An example of comparative use of iconography.
In Mantua there is a place which gives me chills down the spine.
It is one of those places that make me thank to be an Italian and to live in Italy, so I can visit them easily (I even had the chance to reenact in Medieval and Renaissance costume there...).
It is the Bridal Chamber in the Saint George Castle in Mantua (now part of the Gonzaga Palace).
The Camera Picta (latin for Painted Room) is the masterpiece of Andrea Mantegna and it was painted between 1465 and 1474. The frescoes cover the entire surface of the walls as well as the ceiling, where the virtual opening of the scenes painted on the walls reaches its maximum with the fake view of the sky as if the viewer was looking through an opening in the ceiling.
In the frescoes Mantegna, court painter since 1460, celebrates the whole Gonzaga family, on the occasion of the election of Francesco Gonzaga as a Cardinal.
The room was used as a state room where the Marquis would receive ambassadors and do business, so the power and richness of the family had to be clear from the images.
And for a costume historian it is an exceptional source of information about fashion and clothing details!
But...there's always a "but"!
Painting is 2-dimensional, and sometimes, even if the best painter was involved, we cannot understand properly how a dress was constructed or, even if we had a 3D sculture, we cannot understand how many layers of clothing are shown and worn by the depicted character.
That is an essentially invalicable limit (we will never see THAT character's inner garments or shoes if covered by other layers). But we can try to imagine what he would have worn anyway.
If you see a photo of Brad Pitt walking the red carpet at the Oscars night, you cannot see his underpants...but you can imagine that he's wearing them because you know that in our society it is common to wear them. Moreover: you cannot see his shirt completely, but you can suppose it is made similarly to those you can derive from other sources, such as producers catalogues of photos of people without suit...and so on.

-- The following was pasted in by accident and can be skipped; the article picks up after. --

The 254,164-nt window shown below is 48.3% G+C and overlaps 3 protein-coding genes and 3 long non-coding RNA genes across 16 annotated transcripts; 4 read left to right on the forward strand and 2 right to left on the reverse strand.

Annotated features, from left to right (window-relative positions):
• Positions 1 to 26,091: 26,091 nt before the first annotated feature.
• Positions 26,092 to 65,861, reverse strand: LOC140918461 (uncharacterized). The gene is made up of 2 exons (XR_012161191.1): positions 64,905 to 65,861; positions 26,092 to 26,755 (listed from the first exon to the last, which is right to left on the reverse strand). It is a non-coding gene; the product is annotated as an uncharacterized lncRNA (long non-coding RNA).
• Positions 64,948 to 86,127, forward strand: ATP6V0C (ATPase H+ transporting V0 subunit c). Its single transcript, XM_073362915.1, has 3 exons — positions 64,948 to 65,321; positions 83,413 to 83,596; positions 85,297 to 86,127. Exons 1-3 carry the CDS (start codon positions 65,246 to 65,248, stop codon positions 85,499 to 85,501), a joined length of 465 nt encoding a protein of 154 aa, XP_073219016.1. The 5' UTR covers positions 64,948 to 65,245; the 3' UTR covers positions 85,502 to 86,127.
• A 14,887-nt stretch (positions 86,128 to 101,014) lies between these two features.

This is the situation I want to talk about this time, with an example taken from the Bridal Chamber in Mantua. This is the subject of our analysis.
She is usually considered to be Barbarina Gonzaga, daughter of Ludovico II Gonzaga and Barbara of Brandeburg. In the year the frescoes were finished, 1474, she married Eberard V of Württemberg, thightening the political contacts between Mantua and the germanic area.
If we try to understand how many layers of clothing she is wearing, we find some difficulties. Infact, it is not immediately easy to understand if she's wearing an overgarment and if those white bands are a decoration of the garment or the borders of the overgarment.
The first hint, though, comes from the sleeves: in this detail we clearly see that there are two sleeves: one is little shorter and has a white border and then, under it, another one, tighter and little longer. So there should be a garment under the outer one, but since we know that the innermost garment was the "camicia", could that little piece of sleeve be it? Showing the camicia from there would not be common and honourable, so that's a good hint already, but we still want to find other evidences to be sure.
The next step is considering contemporary art and trying to look at the image from "another angle" so to say.
How can we have look at that dress not from the front but from the side? We have to go through many other paitingns of the same period and geographical area (othewise any comparison would be less correct), and so did I.
I chose to show you this painting, then.
It is the portrait of Ginevra Sforza, wife of Giovanni II Bentivoglio, Signore (i.e. something like "Lord", in this case more like a dynastic governor) of Bologna. The painting is by Ercole de' Roberti and it is dated around 1475, so in the same years Mantegna was finishing the frescoes in Mantua.
But the difference is that here we have the lady seen from the side, as it was typical in XV century official portraits.
And looking at the details of her clothing from this point of view can be very fruitful: first of all we can notice that the white border on Barbarina's upper sleeve is almost certainly the border of an opening on the overgarment's sleeves, which lets us see that there's another garment under it. Let's use some italian names: over the camicia women wore the gamurra and here we see that Ginevra's gamurra has golden sleeves and probably red bodice, a we can barely see in the front.
So the brown one is an overgarment, let's call it cioppa or better vestito (cioppa is more common in Tuscany while vestito is common term for overgarment in northern Italy at the end of the century), with a red belt right under the breast, and with openings on the upper sleeves which are bordered in the same way the V-shaped neckline is, with a golden fabric, the same of the gamurra's sleeves.
So now we can most definitely say that Barbarina is wearing two different garments, both made with the same, very precious fabric (and this made understading the painting little more complicated): a gamurra and a vestito; the latter is bordered with white fabric (or maybe fur...) on the V-shaped neckline and probably has openings on the sleeves like those we see on Ginevra Sforza's portrait.
Here we are: with some care to the sources we were even able to see the third dimension of a 2-dimentional painting!
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